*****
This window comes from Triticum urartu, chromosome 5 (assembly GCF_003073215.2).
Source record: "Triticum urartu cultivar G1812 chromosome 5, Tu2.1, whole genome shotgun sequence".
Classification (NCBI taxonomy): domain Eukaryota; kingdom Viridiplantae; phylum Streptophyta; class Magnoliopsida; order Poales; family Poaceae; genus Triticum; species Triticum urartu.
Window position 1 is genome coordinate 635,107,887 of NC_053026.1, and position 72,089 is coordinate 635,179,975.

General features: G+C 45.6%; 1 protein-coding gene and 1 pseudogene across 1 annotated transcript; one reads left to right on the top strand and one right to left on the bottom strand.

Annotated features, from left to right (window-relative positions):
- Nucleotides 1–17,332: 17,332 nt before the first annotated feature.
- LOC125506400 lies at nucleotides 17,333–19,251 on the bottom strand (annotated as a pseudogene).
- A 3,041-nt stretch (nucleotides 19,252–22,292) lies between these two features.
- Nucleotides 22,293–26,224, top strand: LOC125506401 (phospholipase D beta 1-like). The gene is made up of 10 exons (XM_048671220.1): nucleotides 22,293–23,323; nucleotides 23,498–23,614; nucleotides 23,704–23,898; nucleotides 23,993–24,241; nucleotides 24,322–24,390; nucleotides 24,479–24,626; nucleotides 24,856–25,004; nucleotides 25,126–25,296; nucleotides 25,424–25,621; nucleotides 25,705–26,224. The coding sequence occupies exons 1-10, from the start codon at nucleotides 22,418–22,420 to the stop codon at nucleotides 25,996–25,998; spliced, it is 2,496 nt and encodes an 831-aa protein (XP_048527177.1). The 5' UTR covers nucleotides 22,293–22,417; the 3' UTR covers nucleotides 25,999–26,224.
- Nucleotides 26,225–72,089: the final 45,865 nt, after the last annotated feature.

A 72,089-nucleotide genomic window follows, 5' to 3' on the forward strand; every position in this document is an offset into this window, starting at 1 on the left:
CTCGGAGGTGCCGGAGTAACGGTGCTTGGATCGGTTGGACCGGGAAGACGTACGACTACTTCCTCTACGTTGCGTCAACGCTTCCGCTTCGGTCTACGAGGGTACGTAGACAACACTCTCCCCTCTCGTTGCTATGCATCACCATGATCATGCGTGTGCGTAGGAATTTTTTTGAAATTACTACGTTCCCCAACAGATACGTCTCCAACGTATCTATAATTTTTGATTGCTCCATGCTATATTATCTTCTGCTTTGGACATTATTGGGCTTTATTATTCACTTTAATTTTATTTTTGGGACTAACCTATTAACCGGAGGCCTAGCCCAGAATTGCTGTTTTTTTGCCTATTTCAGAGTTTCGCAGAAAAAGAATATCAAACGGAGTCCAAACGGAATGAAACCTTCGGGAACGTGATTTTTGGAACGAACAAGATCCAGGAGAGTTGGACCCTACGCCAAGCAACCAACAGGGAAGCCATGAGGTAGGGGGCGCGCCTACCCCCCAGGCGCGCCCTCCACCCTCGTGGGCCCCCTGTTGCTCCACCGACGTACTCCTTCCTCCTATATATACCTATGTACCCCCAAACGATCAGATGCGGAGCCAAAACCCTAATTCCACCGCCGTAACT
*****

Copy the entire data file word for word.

This window comes from Triticum urartu, chromosome 5 (assembly GCF_003073215.2).
Source record: "Triticum urartu cultivar G1812 chromosome 5, Tu2.1, whole genome shotgun sequence".
Classification (NCBI taxonomy): domain Eukaryota; kingdom Viridiplantae; phylum Streptophyta; class Magnoliopsida; order Poales; family Poaceae; genus Triticum; species Triticum urartu.
Window position 1 is genome coordinate 635,107,887 of NC_053026.1, and position 72,089 is coordinate 635,179,975.

General features: G+C 45.6%; 1 protein-coding gene and 1 pseudogene across 1 annotated transcript; one reads left to right on the top strand and one right to left on the bottom strand.

Annotated features, from left to right (window-relative positions):
- Nucleotides 1–17,332: 17,332 nt before the first annotated feature.
- LOC125506400 lies at nucleotides 17,333–19,251 on the bottom strand (annotated as a pseudogene).
- A 3,041-nt stretch (nucleotides 19,252–22,292) lies between these two features.
- Nucleotides 22,293–26,224, top strand: LOC125506401 (phospholipase D beta 1-like). The gene is made up of 10 exons (XM_048671220.1): nucleotides 22,293–23,323; nucleotides 23,498–23,614; nucleotides 23,704–23,898; nucleotides 23,993–24,241; nucleotides 24,322–24,390; nucleotides 24,479–24,626; nucleotides 24,856–25,004; nucleotides 25,126–25,296; nucleotides 25,424–25,621; nucleotides 25,705–26,224. The coding sequence occupies exons 1-10, from the start codon at nucleotides 22,418–22,420 to the stop codon at nucleotides 25,996–25,998; spliced, it is 2,496 nt and encodes an 831-aa protein (XP_048527177.1). The 5' UTR covers nucleotides 22,293–22,417; the 3' UTR covers nucleotides 25,999–26,224.
- Nucleotides 26,225–72,089: the final 45,865 nt, after the last annotated feature.

A 72,089-nucleotide genomic window follows, 5' to 3' on the forward strand; every position in this document is an offset into this window, starting at 1 on the left:
CTCGGAGGTGCCGGAGTAACGGTGCTTGGATCGGTTGGACCGGGAAGACGTACGACTACTTCCTCTACGTTGCGTCAACGCTTCCGCTTCGGTCTACGAGGGTACGTAGACAACACTCTCCCCTCTCGTTGCTATGCATCACCATGATCATGCGTGTGCGTAGGAATTTTTTTGAAATTACTACGTTCCCCAACAGATACGTCTCCAACGTATCTATAATTTTTGATTGCTCCATGCTATATTATCTTCTGCTTTGGACATTATTGGGCTTTATTATTCACTTTAATTTTATTTTTGGGACTAACCTATTAACCGGAGGCCTAGCCCAGAATTGCTGTTTTTTTGCCTATTTCAGAGTTTCGCAGAAAAAGAATATCAAACGGAGTCCAAACGGAATGAAACCTTCGGGAACGTGATTTTTGGAACGAACAAGATCCAGGAGAGTTGGACCCTACGCCAAGCAACCAACAGGGAAGCCATGAGGTAGGGGGCGCGCCTACCCCCCAGGCGCGCCCTCCACCCTCGTGGGCCCCCTGTTGCTCCACCGACGTACTCCTTCCTCCTATATATACCTATGTACCCCCAAACGATCAGATGCGGAGCCAAAACCCTAATTCCACCGCCGTAACT